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Prepared for crises

Prepare so you can take care of yourself for three days in case of crises.

Three days

If you can manage on your own for three days in case of a crisis, the authorities can focus on stabilising the situation and helping where the need is greatest.

 

There are many factors that can trigger a crisis. Extreme weather events are set to become more frequent and severe, which could affect all of or parts of the country. The threat of man-made incidents, such as cyber attacks and sabotage, is serious due to the deteriorating security situation in Europe. Finally, accidents, technical issues or other incidents with a wide impact on society can occur.

 

The most direct consequence of a crisis for private individuals can be the loss of utilities. Imagine there is no power at the switch or water in the tap. Your fridge and oven won’t work. You may not be able to shop, make calls or go online for a while.

 

By following some simple advice, you can manage on your own if a crisis situation arises. We recommend that you and your household should be able to manage for three days. That will give the authorities time to stabilise the situation and help where the need is greatest.

How to store water for long periods

Buy bottled drinking water, store it in a cool, dark place and only for as long as the expiry date on the bottle states. Replace it regularly.

 

Drinking water from the tap should be as fresh as possible, but it will keep for several months in a sealed bottle/container if stored in a cool, dark place.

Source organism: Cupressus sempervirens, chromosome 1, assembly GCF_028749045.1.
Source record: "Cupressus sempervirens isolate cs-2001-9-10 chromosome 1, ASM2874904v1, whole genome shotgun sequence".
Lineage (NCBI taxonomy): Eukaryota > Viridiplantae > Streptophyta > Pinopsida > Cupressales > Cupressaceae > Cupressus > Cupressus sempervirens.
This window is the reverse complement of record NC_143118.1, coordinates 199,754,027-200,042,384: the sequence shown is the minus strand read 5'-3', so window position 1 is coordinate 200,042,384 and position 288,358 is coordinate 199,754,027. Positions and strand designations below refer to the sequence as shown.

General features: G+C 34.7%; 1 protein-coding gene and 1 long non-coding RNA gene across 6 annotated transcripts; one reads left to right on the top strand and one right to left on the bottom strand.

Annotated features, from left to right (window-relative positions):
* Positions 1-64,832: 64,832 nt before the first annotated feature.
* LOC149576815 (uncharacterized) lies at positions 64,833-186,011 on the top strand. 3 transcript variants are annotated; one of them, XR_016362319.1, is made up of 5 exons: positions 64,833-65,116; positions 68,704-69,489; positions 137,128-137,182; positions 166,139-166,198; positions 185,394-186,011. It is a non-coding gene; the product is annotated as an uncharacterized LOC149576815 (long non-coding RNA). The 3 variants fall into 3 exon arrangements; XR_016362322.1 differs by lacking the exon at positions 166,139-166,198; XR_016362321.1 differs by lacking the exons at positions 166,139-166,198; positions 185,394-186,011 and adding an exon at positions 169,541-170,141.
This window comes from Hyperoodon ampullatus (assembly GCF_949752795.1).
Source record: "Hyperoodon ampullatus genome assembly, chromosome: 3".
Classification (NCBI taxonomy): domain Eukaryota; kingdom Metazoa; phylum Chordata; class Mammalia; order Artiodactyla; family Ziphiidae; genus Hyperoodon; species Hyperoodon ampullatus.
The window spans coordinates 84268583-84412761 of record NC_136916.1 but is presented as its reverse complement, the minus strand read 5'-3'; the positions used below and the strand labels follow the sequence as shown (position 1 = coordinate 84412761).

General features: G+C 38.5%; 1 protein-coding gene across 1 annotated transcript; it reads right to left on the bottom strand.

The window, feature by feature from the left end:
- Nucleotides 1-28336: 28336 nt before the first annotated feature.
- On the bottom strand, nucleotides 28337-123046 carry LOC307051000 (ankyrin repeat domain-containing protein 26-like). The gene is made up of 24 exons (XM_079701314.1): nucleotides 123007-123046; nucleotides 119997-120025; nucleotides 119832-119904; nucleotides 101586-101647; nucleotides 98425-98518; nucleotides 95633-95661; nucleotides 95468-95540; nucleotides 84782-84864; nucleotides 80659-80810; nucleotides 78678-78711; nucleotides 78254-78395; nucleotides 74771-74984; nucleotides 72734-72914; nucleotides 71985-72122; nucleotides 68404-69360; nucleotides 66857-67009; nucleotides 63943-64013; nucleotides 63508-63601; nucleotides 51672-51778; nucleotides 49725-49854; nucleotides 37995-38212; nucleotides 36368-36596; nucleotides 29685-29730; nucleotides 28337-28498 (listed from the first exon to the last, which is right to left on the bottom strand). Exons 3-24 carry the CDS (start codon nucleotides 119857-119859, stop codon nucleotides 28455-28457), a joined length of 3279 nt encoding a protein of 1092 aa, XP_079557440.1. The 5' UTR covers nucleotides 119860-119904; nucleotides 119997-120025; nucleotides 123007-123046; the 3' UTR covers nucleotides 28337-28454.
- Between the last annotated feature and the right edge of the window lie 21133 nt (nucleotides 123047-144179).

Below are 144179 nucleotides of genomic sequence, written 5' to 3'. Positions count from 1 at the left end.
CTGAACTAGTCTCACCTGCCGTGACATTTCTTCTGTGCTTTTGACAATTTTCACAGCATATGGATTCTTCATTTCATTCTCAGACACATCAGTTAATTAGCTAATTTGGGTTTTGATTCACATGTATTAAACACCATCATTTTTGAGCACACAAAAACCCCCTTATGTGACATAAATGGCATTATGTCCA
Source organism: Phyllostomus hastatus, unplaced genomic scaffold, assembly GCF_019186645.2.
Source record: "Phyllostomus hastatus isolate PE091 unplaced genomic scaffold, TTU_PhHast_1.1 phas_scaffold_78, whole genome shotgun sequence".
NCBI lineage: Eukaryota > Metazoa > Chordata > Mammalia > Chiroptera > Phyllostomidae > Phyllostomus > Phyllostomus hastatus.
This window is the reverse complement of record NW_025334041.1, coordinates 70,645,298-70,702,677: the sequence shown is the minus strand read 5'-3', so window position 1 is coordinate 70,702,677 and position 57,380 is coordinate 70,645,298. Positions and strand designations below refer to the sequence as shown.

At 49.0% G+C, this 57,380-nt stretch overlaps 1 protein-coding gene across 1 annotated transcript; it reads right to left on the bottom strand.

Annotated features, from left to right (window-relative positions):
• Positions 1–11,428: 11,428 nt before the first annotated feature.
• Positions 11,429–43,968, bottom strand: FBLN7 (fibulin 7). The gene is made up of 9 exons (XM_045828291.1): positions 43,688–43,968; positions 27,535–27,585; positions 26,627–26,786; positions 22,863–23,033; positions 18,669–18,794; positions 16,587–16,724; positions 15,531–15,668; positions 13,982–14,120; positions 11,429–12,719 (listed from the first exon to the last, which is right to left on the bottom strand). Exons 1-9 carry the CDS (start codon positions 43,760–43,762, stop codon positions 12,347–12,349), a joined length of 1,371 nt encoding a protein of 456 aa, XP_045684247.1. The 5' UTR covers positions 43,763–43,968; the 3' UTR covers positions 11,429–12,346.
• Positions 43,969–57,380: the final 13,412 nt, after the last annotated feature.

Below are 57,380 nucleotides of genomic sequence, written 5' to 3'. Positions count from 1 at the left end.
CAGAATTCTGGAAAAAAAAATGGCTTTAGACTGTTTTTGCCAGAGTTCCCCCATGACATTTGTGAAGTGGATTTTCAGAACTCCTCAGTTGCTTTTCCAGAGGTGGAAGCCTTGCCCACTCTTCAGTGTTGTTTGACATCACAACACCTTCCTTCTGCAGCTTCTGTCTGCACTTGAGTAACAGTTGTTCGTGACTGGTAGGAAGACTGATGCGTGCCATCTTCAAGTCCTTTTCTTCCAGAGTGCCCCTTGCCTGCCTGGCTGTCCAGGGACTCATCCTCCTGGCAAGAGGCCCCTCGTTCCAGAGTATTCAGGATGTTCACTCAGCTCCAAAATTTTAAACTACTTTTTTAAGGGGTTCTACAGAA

Only use drinking water containers that are approved for food use and clean them according to the manufacturer's instructions before use.

 

Water kept in containers should be changed regularly. Use the old water for watering plants, for example, then wash and refill the container.

Food for three days

You don't have to buy everything all at once. You can buy a few extra non-perishable items when doing your usual food shopping. Make sure you use and replenish your stocks on a regular basis so that items don't get old. Store food in a cool, dry, dark place.

If you have food that requires preparation (e.g. rice, pasta), make sure you can boil water without access to electricity or mains gas. You could use a barbecue grill or camping stove, for example. Never use grills etc. indoors or in fully or partially enclosed spaces. There is a risk of smoke and/or carbon monoxide poisoning.

A first aid kit can include plasters, dressings (compresses, elastic bandages, gauze, etc.) and products for cleaning and disinfecting wounds.